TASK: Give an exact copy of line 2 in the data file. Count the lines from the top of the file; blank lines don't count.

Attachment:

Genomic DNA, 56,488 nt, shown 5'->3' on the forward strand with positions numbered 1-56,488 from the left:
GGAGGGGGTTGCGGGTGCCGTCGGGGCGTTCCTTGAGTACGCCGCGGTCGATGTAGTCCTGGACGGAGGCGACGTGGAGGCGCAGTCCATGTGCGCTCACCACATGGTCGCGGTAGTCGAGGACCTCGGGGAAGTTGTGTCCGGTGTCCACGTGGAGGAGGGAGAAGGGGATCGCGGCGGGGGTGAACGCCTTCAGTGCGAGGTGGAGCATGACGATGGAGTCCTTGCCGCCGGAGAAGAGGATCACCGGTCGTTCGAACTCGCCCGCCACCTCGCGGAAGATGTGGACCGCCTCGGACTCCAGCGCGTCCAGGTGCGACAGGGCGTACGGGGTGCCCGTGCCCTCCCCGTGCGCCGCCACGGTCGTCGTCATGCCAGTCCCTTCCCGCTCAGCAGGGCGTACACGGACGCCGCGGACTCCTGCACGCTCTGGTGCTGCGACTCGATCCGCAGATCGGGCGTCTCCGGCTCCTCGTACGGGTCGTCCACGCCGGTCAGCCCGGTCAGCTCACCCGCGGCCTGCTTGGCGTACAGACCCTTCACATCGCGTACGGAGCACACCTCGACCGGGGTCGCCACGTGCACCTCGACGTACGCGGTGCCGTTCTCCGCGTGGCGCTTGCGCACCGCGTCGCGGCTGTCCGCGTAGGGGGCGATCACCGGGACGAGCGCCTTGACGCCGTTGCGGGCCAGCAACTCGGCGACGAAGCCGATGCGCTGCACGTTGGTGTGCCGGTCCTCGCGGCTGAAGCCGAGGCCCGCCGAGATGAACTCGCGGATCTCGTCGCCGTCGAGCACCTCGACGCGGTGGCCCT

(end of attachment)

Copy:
GGAGGGGGTTGCGGGTGCCGTCGGGGCGTTCCTTGAGTACGCCGCGGTCGATGTAGTCCTGGACGGAGGCGACGTGGAGGCGCAGTCCATGTGCGCTCACCACATGGTCGCGGTAGTCGAGGACCTCGGGGAAGTTGTGTCCGGTGTCCACGTGGAGGAGGGAGAAGGGGATCGCGGCGGGGGTGAACGCCTTCAGTGCGAGGTGGAGCATGACGATGGAGTCCTTGCCGCCGGAGAAGAGGATCACCGGTCGTTCGAACTCGCCCGCCACCTCGCGGAAGATGTGGACCGCCTCGGACTCCAGCGCGTCCAGGTGCGACAGGGCGTACGGGGTGCCCGTGCCCTCCCCGTGCGCCGCCACGGTCGTCGTCATGCCAGTCCCTTCCCGCTCAGCAGGGCGTACACGGACGCCGCGGACTCCTGCACGCTCTGGTGCTGCGACTCGATCCGCAGATCGGGCGTCTCCGGCTCCTCGTACGGGTCGTCCACGCCGGTCAGCCCGGTCAGCTCACCCGCGGCCTGCTTGGCGTACAGACCCTTCACATCGCGTACGGAGCACACCTCGACCGGGGTCGCCACGTGCACCTCGACGTACGCGGTGCCGTTCTCCGCGTGGCGCTTGCGCACCGCGTCGCGGCTGTCCGCGTAGGGGGCGATCACCGGGACGAGCGCCTTGACGCCGTTGCGGGCCAGCAACTCGGCGACGAAGCCGATGCGCTGCACGTTGGTGTGCCGGTCCTCGCGGCTGAAGCCGAGGCCCGCCGAGATGAACTCGCGGATCTCGTCGCCGTCGAGCACCTCGACGCGGTGGCCCT